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Dr. Metz

The Adventures of Indiana Metz

The Yachtsman magazine cover

The details of Dr. Metz's professional life fall far short of providing a measure of the man he became. Although he never married, he enjoyed a life bursting with travel, adventure, glamour, and lifelong friendships. Deeply involved in the life of the young, vital city of Chicago, he became Commodore of the Chicago Yacht Club, a big game hunter in Africa, a life member of the Art Institute of Chicago and the Field Museum of Natural History, a governing member of the Chicago Zoological Society, and a moving force among alumni of his undergraduate Alma Mater. He also was an ardent sportsman and served on numerous committees designed to promote sports and recreation. He also belonged to Alpha Tau Omega, Nu Sigma Nu, the Indiana and Northwestern Universities and University of Chicago alumni associations, North American Yacht Racing Union, Lake Michigan Yachting Association, Indiana Society of Chicago, American Legion, the University clubs of Chicago and New York City, and Emanon Club of Indiana University.

Dr. metz as soldier WWI Surgeon in France
In 1917, during the First World War, Metz enlisted in the U.S. Army Medical Corps Reserve and was commissioned a captain. Later in the year, he was ordered into active service and assigned to the Military School of Roentgenology, Cornell Medical College, New York City, and while there he participated in the testing of the first experimental double-coated X-ray films for Eastman Kodak Co., a project that took place in Bellevue Hospital, New York City. Sent to France in May 1918, he was stationed in Limoges at Base Hospital No. 13, and, except for a month with Evacuation Hospital No. 2 in Baccarat, France, he remained at the hospital in Limoges until early in 1919, when he returned to the United States and was honorably discharged.

safari group picture African Big Game Safari Physicain
In addition to meeting the many professional responsibilities to which he dedicated his life, Dr. Metz found time to engage in big game hunting in Africa with his close friend, the late George F. Getz, a Chicago industrialist and public-spirited citizen. The Getz family tells the story of a youthful Arthur Metz, hired in 1926 as the team surgeon with a group of seven leading Chicago doctors to undertake one of the first big-game safaris by automobile through Tanganyika into Kenya. Metz accepted the position and embarked on a year-long safari that would influence his entire life. He was befriended by the Getz family, and his photo collection includes many photographs of happy moments in camp and on the trail with his new friends. A meticulously prepared surgical kit still remains in the Metz Suite's collection, attesting to the dangers of travel in the African wilds. His trophies from the trip still occupy the walls of the Suite's main room.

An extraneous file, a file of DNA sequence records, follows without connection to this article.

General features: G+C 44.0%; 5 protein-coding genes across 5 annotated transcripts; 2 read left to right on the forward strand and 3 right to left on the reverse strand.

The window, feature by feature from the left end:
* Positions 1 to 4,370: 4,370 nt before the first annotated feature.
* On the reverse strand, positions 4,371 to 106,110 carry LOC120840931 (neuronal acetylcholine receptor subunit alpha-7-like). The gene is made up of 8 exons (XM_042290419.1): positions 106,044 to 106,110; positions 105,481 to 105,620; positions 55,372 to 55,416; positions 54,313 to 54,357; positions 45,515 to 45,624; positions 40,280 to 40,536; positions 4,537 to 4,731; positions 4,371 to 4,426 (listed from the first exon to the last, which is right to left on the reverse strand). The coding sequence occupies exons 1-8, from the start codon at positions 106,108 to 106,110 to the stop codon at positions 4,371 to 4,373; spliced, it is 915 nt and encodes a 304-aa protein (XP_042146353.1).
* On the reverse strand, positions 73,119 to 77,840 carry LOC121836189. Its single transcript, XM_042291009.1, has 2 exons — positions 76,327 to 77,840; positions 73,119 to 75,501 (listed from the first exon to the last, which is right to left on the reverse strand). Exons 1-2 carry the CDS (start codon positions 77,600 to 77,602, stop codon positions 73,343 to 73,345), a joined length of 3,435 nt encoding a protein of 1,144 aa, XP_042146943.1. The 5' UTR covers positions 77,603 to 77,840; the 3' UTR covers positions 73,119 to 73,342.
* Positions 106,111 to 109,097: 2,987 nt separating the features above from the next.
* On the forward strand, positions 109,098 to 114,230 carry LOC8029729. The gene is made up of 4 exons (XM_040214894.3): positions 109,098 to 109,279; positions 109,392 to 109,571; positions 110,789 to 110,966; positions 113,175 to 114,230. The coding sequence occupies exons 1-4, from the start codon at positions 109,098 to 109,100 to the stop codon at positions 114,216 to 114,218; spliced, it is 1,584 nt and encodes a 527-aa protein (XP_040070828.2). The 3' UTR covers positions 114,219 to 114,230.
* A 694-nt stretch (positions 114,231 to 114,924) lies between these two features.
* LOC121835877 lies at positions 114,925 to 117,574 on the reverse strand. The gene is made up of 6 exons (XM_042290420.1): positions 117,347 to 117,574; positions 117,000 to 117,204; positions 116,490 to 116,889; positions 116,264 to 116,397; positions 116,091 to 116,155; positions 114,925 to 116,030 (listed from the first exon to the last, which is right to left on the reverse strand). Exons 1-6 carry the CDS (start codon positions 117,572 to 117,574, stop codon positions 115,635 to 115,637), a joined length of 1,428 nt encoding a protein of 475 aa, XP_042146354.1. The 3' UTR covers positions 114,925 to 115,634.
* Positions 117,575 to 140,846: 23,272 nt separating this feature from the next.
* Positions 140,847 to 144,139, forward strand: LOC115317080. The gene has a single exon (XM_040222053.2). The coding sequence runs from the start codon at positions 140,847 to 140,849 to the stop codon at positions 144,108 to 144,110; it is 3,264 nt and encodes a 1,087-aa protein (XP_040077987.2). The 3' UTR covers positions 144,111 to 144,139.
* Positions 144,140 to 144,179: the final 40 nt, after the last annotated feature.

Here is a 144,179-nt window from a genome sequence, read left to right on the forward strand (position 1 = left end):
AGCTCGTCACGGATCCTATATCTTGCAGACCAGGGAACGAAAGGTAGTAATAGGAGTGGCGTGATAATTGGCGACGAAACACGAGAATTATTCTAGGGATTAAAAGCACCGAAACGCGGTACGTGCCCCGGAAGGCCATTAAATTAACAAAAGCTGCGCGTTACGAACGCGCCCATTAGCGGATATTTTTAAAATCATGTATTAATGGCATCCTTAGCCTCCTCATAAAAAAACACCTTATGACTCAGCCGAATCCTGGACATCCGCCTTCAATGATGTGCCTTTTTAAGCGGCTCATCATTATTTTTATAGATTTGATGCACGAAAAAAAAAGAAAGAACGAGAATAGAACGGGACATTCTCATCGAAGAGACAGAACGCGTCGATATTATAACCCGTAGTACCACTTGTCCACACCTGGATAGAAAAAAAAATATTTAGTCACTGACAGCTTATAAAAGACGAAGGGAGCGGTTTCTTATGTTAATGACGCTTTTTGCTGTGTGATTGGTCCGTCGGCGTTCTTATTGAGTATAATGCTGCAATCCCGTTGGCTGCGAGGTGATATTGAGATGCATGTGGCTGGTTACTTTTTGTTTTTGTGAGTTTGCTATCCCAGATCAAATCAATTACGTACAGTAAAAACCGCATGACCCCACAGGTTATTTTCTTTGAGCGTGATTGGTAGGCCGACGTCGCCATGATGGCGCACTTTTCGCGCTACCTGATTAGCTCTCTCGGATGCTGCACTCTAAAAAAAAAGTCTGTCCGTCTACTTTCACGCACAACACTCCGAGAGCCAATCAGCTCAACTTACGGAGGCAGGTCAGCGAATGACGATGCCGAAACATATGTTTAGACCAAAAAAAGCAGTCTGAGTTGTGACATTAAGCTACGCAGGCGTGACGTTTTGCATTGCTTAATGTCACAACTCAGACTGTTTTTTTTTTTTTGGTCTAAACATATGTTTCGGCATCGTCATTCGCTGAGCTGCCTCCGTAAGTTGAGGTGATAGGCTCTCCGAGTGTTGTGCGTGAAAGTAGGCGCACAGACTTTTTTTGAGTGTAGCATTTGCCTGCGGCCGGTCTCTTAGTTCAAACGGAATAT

certificate for crossing the equator World Traveler
Although no written records of Dr. Metz's travels have come to light, the photograph collection tells the story of his sojourn in Europe after his service in WWI. He took long tours through France and Italy between 1919 and 1922. Photographs of Dr. Metz on a camel in front of the Great Pyramid at Giza attest to at least one more African adventure, and numerous souvenirs from Paris and London recall his trips to those capitals during the 1920s and 1930s. Clues to other trips with the Getz family also exist, including photos of the group passing through the newly completed Panama Canal, fishing for tarpon in Florida, hunting on the plains of the can only speculate as to the extent of the adventure travel experienced by Dr. Metz during his lifetime.

Photo captions, top to bottom:   1. The Yachtsman Magazine, April 1937; A publication containing an article about Arthur Metz, Commodore of the Chicago Yacht Club  2. Portrait taken for Captain Arthur Metz’s Army Identification papers, ca. 1917   3. Group portrait of the African Safari, ca. 1927  4. (Translated from the German) "Certificate of Baptism By Neptune, Ruler of the Sea;" This certificate was given to Dr. Metz in 1927 on his way to Africa during a “crossing the line” ceremony, held when the ship crossed the equator.

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